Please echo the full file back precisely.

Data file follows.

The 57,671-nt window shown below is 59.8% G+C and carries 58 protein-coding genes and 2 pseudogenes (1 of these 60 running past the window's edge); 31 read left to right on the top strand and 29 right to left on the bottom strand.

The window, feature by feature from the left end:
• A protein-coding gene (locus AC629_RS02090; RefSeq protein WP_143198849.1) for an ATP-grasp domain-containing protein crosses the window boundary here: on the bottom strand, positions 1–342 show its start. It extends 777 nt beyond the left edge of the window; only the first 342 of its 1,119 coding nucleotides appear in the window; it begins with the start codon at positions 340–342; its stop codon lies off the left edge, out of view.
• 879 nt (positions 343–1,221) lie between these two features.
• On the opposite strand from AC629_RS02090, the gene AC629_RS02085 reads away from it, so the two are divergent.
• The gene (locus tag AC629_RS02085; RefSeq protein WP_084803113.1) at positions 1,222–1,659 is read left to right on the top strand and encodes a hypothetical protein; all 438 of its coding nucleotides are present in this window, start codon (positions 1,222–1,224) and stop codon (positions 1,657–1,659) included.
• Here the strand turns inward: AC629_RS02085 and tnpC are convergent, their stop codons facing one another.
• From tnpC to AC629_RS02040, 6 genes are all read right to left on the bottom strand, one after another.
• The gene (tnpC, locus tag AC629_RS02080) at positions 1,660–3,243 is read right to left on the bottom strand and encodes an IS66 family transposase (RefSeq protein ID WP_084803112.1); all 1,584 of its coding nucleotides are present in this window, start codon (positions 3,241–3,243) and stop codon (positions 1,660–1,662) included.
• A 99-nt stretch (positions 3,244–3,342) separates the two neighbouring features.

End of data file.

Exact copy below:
The 57,671-nt window shown below is 59.8% G+C and carries 58 protein-coding genes and 2 pseudogenes (1 of these 60 running past the window's edge); 31 read left to right on the top strand and 29 right to left on the bottom strand.

The window, feature by feature from the left end:
• A protein-coding gene (locus AC629_RS02090; RefSeq protein WP_143198849.1) for an ATP-grasp domain-containing protein crosses the window boundary here: on the bottom strand, positions 1–342 show its start. It extends 777 nt beyond the left edge of the window; only the first 342 of its 1,119 coding nucleotides appear in the window; it begins with the start codon at positions 340–342; its stop codon lies off the left edge, out of view.
• 879 nt (positions 343–1,221) lie between these two features.
• On the opposite strand from AC629_RS02090, the gene AC629_RS02085 reads away from it, so the two are divergent.
• The gene (locus tag AC629_RS02085; RefSeq protein WP_084803113.1) at positions 1,222–1,659 is read left to right on the top strand and encodes a hypothetical protein; all 438 of its coding nucleotides are present in this window, start codon (positions 1,222–1,224) and stop codon (positions 1,657–1,659) included.
• Here the strand turns inward: AC629_RS02085 and tnpC are convergent, their stop codons facing one another.
• From tnpC to AC629_RS02040, 6 genes are all read right to left on the bottom strand, one after another.
• The gene (tnpC, locus tag AC629_RS02080) at positions 1,660–3,243 is read right to left on the bottom strand and encodes an IS66 family transposase (RefSeq protein ID WP_084803112.1); all 1,584 of its coding nucleotides are present in this window, start codon (positions 3,241–3,243) and stop codon (positions 1,660–1,662) included.
• A 99-nt stretch (positions 3,244–3,342) separates the two neighbouring features.